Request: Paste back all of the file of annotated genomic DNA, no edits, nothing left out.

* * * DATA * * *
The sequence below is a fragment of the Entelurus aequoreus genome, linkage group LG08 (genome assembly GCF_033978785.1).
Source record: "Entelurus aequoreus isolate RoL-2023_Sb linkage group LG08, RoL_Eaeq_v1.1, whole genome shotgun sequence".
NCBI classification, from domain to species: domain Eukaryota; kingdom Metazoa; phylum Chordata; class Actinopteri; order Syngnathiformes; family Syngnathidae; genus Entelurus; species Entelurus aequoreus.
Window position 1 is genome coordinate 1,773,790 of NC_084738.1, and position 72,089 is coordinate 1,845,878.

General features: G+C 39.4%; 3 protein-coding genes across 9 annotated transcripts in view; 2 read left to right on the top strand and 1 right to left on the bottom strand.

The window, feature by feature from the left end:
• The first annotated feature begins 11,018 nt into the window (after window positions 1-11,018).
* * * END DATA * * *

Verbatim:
The sequence below is a fragment of the Entelurus aequoreus genome, linkage group LG08 (genome assembly GCF_033978785.1).
Source record: "Entelurus aequoreus isolate RoL-2023_Sb linkage group LG08, RoL_Eaeq_v1.1, whole genome shotgun sequence".
NCBI classification, from domain to species: domain Eukaryota; kingdom Metazoa; phylum Chordata; class Actinopteri; order Syngnathiformes; family Syngnathidae; genus Entelurus; species Entelurus aequoreus.
Window position 1 is genome coordinate 1,773,790 of NC_084738.1, and position 72,089 is coordinate 1,845,878.

General features: G+C 39.4%; 3 protein-coding genes across 9 annotated transcripts in view; 2 read left to right on the top strand and 1 right to left on the bottom strand.

The window, feature by feature from the left end:
• The first annotated feature begins 11,018 nt into the window (after window positions 1-11,018).